You may not realize it, but the strong, toned physique you’re after doesn’t get built in the gym. Muscle growth and repair occurs during the deep stages of sleep, when hormones required for restoration and development are released. You’ve heard of human growth hormone? It’s most abundant while you’re in dreamland.
But if that’s not enough incentive to start getting more sleep, consider these serious sleep stats: Fatigue can cause negative side effects on a metabolic level too, impairing your endurance performance as well as recovery, not to mention increasing your risk of type 2 diabetes.
Research from the University of Chicago Medical School studied the effects of three different durations of sleep in healthy, young males. After only one week of reduced sleep (four hours per night), the participants’ ability to manage glucose levels in their blood slowed by almost 40 percent. This influence on the body’s ability to process glucose is supported by several studies that suggest a correlation between sleeping less than five hours a night and an increased risk of type 2 diabetes.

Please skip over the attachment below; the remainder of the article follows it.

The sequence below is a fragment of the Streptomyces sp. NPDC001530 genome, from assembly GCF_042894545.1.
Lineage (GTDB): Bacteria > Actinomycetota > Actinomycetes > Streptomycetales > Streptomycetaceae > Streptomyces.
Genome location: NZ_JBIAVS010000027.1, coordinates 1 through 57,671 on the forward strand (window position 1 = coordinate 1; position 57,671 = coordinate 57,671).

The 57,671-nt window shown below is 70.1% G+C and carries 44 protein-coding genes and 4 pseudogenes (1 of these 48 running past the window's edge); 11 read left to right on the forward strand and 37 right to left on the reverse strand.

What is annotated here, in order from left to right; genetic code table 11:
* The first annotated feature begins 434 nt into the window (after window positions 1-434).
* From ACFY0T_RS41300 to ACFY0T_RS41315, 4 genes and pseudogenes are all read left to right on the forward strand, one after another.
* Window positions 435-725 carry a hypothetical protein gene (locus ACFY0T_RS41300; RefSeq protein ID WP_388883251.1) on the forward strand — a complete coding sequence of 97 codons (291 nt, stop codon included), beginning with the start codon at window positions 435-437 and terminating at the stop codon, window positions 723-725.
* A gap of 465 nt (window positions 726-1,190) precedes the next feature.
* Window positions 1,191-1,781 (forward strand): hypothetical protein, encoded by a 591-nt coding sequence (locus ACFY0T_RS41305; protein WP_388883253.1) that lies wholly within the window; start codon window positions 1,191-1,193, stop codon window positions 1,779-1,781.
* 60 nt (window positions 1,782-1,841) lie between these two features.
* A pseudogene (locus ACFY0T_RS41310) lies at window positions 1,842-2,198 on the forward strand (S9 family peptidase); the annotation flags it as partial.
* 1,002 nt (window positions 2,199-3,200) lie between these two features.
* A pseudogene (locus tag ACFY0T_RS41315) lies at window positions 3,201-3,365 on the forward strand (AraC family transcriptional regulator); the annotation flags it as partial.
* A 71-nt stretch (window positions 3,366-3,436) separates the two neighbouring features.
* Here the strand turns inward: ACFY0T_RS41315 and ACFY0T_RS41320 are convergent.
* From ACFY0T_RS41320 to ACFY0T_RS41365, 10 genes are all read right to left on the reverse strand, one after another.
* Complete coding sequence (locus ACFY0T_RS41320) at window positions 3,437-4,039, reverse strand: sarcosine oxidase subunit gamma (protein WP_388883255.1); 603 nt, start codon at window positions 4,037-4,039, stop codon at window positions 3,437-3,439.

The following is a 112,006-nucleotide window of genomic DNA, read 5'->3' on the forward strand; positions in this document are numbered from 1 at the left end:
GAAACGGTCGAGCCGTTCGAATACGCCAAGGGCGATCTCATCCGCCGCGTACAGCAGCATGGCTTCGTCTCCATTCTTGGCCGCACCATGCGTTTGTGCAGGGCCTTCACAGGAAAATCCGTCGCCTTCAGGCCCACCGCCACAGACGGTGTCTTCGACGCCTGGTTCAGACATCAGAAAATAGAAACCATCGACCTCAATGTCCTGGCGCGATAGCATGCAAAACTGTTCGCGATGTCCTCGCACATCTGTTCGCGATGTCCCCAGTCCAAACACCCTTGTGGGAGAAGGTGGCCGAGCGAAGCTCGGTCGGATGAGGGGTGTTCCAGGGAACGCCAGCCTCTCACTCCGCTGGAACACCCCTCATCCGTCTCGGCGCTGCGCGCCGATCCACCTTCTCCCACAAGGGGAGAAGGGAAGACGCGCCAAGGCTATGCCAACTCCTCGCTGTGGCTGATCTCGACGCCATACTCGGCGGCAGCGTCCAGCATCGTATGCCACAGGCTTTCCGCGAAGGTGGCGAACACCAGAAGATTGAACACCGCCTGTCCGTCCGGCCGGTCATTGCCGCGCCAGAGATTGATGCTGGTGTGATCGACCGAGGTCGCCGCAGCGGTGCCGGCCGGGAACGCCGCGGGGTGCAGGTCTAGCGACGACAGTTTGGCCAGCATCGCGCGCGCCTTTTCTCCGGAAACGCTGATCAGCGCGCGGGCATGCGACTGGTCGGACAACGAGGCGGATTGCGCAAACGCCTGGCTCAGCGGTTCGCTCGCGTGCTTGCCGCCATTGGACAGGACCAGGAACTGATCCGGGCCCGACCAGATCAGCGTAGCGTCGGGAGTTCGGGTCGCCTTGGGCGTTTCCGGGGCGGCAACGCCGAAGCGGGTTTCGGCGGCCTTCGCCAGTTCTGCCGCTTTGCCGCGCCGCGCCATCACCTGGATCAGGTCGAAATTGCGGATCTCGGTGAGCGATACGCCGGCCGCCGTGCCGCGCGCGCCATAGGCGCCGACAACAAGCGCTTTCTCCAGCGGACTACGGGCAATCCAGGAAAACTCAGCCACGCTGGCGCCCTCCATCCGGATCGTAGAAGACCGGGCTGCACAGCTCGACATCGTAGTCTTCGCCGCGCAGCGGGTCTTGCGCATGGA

During the sleep deprivation period, the subjects also experienced elevated levels of the stress hormone cortisol, a catabolic hormone linked to impaired recovery in athletes, as well as memory impairment, age-related insulin resistance and the accumulation of abdominal fat.
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At the very least, you can’t give it your all in the gym if you’re exhausted—you may even end up hurting yourself if you’re feeling weak or unfocused. Making an effort to hit the hay a little earlier not only allows your body to properly recover from your last workout, but restores your energy so you can make the next one count too.